India’s second mission to the Moon was called off due to a “technical snag” in its most powerful rocket.
Scientists of the Indian Space Research Organisation (ISRO) were assessing the seriousness of the problem with the heavylift rocket GSLV Mk-III rocket carrying the satellite that put a halt to the ambitious Rs 976 crore lunar mission.
The ISRO was tightlipped as to what may have caused the glitch that occurred when liquid propellant was being loaded into the rocket’s indigenous cryogenic upper stage engine.
But several space scientists said the space agency must be appreciated for calling off the launch of rather than hurrying into a major disaster.
Watched by President Ram Nath Kovind, the countdown to the launch of Chandrayaan-2 on board Geosynchronous Launch Vehicle GSLV-Mk-III, dubbed as ‘Baahubali’, was scheduled for 2.51 am on 16 July.
The mission was stopped 56 minutes and 24 seconds before lift-off at 1.55 am following an announcement from the Mission Control Centre.
Confusion prevailed for several minutes before the ISRO came out with an official confirmation about the launch being cancelled.
“A technical snag was observed in the launch vehicle system at t-minus 56 minutes. As a measure of abundant precaution Chandrayaan 2 launch has been called off for today,” ISRO Associate Director (Public Relations) B R Guruprasad said. He did not specify the nature of the snag.
The space agency had earlier scheduled the launch in the first week of January but shifted it to July 15.
The lift-off of the three-component spacecraft weighing 3,850 kg and comprising an orbiter, the lander and the rover was scheduled from the Satish Dhawan Space Centre (SDSC) in Sriharikota, off the coast of Andhra Pradesh.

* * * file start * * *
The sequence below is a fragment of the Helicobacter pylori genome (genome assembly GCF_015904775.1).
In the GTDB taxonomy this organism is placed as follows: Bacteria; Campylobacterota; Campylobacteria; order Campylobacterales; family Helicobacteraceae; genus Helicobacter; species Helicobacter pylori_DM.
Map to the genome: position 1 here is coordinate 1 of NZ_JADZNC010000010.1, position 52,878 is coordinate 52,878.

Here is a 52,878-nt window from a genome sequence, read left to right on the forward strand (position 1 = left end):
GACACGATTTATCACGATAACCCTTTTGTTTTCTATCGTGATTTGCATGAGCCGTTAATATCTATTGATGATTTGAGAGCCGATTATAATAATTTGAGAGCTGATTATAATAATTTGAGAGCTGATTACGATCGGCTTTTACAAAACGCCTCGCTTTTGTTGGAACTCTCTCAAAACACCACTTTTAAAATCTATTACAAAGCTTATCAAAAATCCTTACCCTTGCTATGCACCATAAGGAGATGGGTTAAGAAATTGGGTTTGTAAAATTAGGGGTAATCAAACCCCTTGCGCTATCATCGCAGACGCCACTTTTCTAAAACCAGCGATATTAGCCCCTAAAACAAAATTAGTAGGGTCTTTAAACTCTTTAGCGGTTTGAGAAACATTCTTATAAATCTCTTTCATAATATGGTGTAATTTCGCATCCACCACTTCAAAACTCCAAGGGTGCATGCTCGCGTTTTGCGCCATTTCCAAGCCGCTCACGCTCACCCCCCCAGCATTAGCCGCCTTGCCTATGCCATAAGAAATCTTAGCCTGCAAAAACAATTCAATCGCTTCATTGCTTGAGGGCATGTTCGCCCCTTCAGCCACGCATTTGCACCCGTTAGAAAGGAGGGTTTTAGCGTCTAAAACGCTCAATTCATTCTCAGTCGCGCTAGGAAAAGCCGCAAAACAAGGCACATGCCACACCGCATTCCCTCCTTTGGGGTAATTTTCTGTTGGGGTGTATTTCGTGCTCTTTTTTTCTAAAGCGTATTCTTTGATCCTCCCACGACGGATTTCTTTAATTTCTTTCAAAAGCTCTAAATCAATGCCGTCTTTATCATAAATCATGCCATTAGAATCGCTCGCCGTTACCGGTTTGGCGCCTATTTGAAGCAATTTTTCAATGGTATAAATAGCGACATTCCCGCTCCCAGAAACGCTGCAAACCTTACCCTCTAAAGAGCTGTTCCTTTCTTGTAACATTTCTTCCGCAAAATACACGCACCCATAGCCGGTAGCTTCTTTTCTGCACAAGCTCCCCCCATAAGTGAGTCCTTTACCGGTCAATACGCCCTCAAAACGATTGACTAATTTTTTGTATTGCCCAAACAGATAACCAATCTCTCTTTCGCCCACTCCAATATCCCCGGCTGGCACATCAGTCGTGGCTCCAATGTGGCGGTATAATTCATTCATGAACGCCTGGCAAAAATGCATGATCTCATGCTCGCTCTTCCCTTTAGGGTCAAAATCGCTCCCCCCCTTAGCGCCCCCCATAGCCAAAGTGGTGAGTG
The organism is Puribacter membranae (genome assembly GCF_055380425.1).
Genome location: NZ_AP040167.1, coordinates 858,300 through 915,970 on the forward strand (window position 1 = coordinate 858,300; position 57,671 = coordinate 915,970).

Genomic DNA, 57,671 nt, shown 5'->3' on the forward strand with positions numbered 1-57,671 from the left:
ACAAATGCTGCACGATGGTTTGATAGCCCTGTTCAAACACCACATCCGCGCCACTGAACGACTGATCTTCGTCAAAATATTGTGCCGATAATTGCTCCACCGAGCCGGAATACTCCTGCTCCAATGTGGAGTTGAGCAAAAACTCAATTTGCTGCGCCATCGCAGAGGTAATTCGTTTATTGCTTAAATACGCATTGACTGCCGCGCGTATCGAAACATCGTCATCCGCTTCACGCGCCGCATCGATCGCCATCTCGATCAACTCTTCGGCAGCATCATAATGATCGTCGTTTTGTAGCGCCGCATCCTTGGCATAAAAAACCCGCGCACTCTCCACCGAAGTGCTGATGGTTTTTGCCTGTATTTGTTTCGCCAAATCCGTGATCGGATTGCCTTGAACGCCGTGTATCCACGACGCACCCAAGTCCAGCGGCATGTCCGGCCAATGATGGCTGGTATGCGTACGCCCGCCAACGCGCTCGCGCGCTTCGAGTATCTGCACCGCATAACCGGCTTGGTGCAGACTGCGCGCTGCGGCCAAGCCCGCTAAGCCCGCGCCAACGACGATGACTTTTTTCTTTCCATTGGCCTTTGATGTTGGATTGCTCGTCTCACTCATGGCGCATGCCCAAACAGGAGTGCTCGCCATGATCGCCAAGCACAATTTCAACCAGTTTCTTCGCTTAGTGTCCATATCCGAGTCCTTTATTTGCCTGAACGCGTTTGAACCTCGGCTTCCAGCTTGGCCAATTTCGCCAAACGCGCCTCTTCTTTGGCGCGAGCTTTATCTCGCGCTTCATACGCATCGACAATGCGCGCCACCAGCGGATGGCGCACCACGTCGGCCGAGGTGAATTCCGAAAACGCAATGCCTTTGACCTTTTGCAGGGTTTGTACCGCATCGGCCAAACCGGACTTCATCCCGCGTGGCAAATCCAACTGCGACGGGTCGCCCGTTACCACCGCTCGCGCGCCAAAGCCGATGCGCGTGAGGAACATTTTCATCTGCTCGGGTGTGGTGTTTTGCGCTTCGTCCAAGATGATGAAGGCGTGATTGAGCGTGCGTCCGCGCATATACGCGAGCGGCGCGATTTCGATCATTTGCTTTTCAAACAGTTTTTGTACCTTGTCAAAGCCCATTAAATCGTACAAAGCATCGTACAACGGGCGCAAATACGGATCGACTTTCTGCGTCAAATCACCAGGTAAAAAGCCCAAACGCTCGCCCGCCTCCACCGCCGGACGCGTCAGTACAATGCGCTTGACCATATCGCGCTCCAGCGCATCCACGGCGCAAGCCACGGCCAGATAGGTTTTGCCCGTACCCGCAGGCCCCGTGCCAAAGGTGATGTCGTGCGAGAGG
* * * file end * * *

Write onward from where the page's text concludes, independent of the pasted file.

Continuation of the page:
The satellite is supposed to explore the uncharted lunar south pole, 11 years after ISRO’s successful first lunar mission― Chandrayaan-1, which made more than 3,400 orbits around the moon and was operational for 312 days till August 29, 2009.
It would have taken 54 days to accomplish the task of landing on the Moon through meticulously planned orbital phases.
Billed as the most complex and prestigious mission ever undertaken by the ISRO since its inception, Chandrayaan-2 would make India the fourth country to soft land a rover on the lunar surface after Russia, the United States and China.
“ISRO has an exceptional success rate when it comes to launching systems. Checking and diagnosing complex systems in a rocket till the last minute is an art by itself, which they seem to have mastered, said Rajesh Kumble Nayak, head of the Centre for Excellence in Space Sciences India in Kolkata’s Indian Institute of Science Education and Research (IISER).
I am glad that people at ISRO decided to hold back rather than hurrying into a major disaster. I guess the mission will be held back for a few weeks, which is much better than a failure, Nayak told PTI.
(With PTI inputs)